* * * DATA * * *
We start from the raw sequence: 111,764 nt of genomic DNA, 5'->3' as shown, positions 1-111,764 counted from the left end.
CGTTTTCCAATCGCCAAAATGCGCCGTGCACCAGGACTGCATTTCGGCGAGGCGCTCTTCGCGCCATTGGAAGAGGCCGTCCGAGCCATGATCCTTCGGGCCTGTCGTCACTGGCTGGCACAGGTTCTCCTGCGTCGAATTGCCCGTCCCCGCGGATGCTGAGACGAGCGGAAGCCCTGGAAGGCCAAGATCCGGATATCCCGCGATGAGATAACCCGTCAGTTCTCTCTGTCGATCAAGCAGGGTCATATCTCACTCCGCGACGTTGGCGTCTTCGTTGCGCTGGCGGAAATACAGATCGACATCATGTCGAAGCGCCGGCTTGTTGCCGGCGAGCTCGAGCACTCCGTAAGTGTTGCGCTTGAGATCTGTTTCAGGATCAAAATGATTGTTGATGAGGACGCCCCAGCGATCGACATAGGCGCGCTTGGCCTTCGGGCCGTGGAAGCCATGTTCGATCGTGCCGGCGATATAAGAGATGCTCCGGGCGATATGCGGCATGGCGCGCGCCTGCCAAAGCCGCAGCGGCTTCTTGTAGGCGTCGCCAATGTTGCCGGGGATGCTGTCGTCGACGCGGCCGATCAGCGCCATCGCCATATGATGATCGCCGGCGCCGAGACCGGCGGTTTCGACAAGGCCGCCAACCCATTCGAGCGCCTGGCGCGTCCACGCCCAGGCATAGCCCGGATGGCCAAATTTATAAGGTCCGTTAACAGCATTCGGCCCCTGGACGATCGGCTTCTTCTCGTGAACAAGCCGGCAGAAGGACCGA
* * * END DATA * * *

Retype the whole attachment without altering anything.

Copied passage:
We start from the raw sequence: 111,764 nt of genomic DNA, 5'->3' as shown, positions 1-111,764 counted from the left end.
CGTTTTCCAATCGCCAAAATGCGCCGTGCACCAGGACTGCATTTCGGCGAGGCGCTCTTCGCGCCATTGGAAGAGGCCGTCCGAGCCATGATCCTTCGGGCCTGTCGTCACTGGCTGGCACAGGTTCTCCTGCGTCGAATTGCCCGTCCCCGCGGATGCTGAGACGAGCGGAAGCCCTGGAAGGCCAAGATCCGGATATCCCGCGATGAGATAACCCGTCAGTTCTCTCTGTCGATCAAGCAGGGTCATATCTCACTCCGCGACGTTGGCGTCTTCGTTGCGCTGGCGGAAATACAGATCGACATCATGTCGAAGCGCCGGCTTGTTGCCGGCGAGCTCGAGCACTCCGTAAGTGTTGCGCTTGAGATCTGTTTCAGGATCAAAATGATTGTTGATGAGGACGCCCCAGCGATCGACATAGGCGCGCTTGGCCTTCGGGCCGTGGAAGCCATGTTCGATCGTGCCGGCGATATAAGAGATGCTCCGGGCGATATGCGGCATGGCGCGCGCCTGCCAAAGCCGCAGCGGCTTCTTGTAGGCGTCGCCAATGTTGCCGGGGATGCTGTCGTCGACGCGGCCGATCAGCGCCATCGCCATATGATGATCGCCGGCGCCGAGACCGGCGGTTTCGACAAGGCCGCCAACCCATTCGAGCGCCTGGCGCGTCCACGCCCAGGCATAGCCCGGATGGCCAAATTTATAAGGTCCGTTAACAGCATTCGGCCCCTGGACGATCGGCTTCTTCTCGTGAACAAGCCGGCAGAAGGACCGA